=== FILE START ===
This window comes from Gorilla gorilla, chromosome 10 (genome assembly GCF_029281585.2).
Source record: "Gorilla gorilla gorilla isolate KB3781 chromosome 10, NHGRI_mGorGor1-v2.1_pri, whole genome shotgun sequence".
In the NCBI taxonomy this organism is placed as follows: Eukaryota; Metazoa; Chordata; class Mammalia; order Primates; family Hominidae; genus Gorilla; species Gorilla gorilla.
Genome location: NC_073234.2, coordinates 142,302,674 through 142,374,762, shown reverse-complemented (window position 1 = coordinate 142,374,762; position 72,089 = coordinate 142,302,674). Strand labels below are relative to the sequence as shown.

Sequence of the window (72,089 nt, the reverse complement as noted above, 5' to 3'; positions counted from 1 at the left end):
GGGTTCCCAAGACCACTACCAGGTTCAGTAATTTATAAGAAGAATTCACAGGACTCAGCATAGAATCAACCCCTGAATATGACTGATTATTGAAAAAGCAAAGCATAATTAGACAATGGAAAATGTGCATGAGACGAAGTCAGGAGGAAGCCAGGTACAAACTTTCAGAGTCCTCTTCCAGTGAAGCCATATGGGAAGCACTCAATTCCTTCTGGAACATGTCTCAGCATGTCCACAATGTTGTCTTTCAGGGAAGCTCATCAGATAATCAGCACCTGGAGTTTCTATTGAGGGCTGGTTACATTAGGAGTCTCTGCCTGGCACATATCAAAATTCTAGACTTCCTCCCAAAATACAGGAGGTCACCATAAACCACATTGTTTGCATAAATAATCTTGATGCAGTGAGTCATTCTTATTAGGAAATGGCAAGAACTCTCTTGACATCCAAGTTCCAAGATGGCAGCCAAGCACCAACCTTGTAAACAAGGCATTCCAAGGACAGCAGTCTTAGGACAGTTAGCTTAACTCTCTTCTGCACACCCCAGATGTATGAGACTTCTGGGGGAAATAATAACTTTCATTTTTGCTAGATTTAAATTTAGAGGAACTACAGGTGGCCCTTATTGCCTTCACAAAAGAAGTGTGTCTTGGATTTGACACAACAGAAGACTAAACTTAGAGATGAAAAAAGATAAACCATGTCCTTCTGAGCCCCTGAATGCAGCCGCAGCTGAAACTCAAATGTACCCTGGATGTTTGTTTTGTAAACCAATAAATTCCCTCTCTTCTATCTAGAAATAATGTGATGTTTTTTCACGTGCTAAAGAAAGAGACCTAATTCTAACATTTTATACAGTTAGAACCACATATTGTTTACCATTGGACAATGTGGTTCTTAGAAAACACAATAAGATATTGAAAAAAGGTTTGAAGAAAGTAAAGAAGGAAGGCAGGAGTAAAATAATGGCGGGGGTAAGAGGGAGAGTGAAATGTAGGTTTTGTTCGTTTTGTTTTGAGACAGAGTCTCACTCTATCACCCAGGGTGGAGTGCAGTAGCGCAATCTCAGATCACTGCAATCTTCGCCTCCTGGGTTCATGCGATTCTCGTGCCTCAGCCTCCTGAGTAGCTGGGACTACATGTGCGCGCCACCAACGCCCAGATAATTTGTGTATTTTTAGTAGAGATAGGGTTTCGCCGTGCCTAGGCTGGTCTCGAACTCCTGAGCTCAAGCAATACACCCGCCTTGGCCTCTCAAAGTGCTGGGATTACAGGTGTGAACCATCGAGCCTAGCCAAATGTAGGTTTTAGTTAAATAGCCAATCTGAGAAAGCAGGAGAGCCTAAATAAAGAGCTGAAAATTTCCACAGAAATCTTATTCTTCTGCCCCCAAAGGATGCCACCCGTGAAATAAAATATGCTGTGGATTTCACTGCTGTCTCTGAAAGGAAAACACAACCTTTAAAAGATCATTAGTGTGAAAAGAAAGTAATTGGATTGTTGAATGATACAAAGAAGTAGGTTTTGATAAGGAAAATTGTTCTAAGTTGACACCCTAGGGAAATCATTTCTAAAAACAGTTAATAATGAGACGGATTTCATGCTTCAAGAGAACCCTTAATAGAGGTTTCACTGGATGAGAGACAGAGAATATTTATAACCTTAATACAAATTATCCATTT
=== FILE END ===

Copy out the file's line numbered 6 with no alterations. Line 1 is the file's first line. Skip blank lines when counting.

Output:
GGGTTCCCAAGACCACTACCAGGTTCAGTAATTTATAAGAAGAATTCACAGGACTCAGCATAGAATCAACCCCTGAATATGACTGATTATTGAAAAAGCAAAGCATAATTAGACAATGGAAAATGTGCATGAGACGAAGTCAGGAGGAAGCCAGGTACAAACTTTCAGAGTCCTCTTCCAGTGAAGCCATATGGGAAGCACTCAATTCCTTCTGGAACATGTCTCAGCATGTCCACAATGTTGTCTTTCAGGGAAGCTCATCAGATAATCAGCACCTGGAGTTTCTATTGAGGGCTGGTTACATTAGGAGTCTCTGCCTGGCACATATCAAAATTCTAGACTTCCTCCCAAAATACAGGAGGTCACCATAAACCACATTGTTTGCATAAATAATCTTGATGCAGTGAGTCATTCTTATTAGGAAATGGCAAGAACTCTCTTGACATCCAAGTTCCAAGATGGCAGCCAAGCACCAACCTTGTAAACAAGGCATTCCAAGGACAGCAGTCTTAGGACAGTTAGCTTAACTCTCTTCTGCACACCCCAGATGTATGAGACTTCTGGGGGAAATAATAACTTTCATTTTTGCTAGATTTAAATTTAGAGGAACTACAGGTGGCCCTTATTGCCTTCACAAAAGAAGTGTGTCTTGGATTTGACACAACAGAAGACTAAACTTAGAGATGAAAAAAGATAAACCATGTCCTTCTGAGCCCCTGAATGCAGCCGCAGCTGAAACTCAAATGTACCCTGGATGTTTGTTTTGTAAACCAATAAATTCCCTCTCTTCTATCTAGAAATAATGTGATGTTTTTTCACGTGCTAAAGAAAGAGACCTAATTCTAACATTTTATACAGTTAGAACCACATATTGTTTACCATTGGACAATGTGGTTCTTAGAAAACACAATAAGATATTGAAAAAAGGTTTGAAGAAAGTAAAGAAGGAAGGCAGGAGTAAAATAATGGCGGGGGTAAGAGGGAGAGTGAAATGTAGGTTTTGTTCGTTTTGTTTTGAGACAGAGTCTCACTCTATCACCCAGGGTGGAGTGCAGTAGCGCAATCTCAGATCACTGCAATCTTCGCCTCCTGGGTTCATGCGATTCTCGTGCCTCAGCCTCCTGAGTAGCTGGGACTACATGTGCGCGCCACCAACGCCCAGATAATTTGTGTATTTTTAGTAGAGATAGGGTTTCGCCGTGCCTAGGCTGGTCTCGAACTCCTGAGCTCAAGCAATACACCCGCCTTGGCCTCTCAAAGTGCTGGGATTACAGGTGTGAACCATCGAGCCTAGCCAAATGTAGGTTTTAGTTAAATAGCCAATCTGAGAAAGCAGGAGAGCCTAAATAAAGAGCTGAAAATTTCCACAGAAATCTTATTCTTCTGCCCCCAAAGGATGCCACCCGTGAAATAAAATATGCTGTGGATTTCACTGCTGTCTCTGAAAGGAAAACACAACCTTTAAAAGATCATTAGTGTGAAAAGAAAGTAATTGGATTGTTGAATGATACAAAGAAGTAGGTTTTGATAAGGAAAATTGTTCTAAGTTGACACCCTAGGGAAATCATTTCTAAAAACAGTTAATAATGAGACGGATTTCATGCTTCAAGAGAACCCTTAATAGAGGTTTCACTGGATGAGAGACAGAGAATATTTATAACCTTAATACAAATTATCCATTT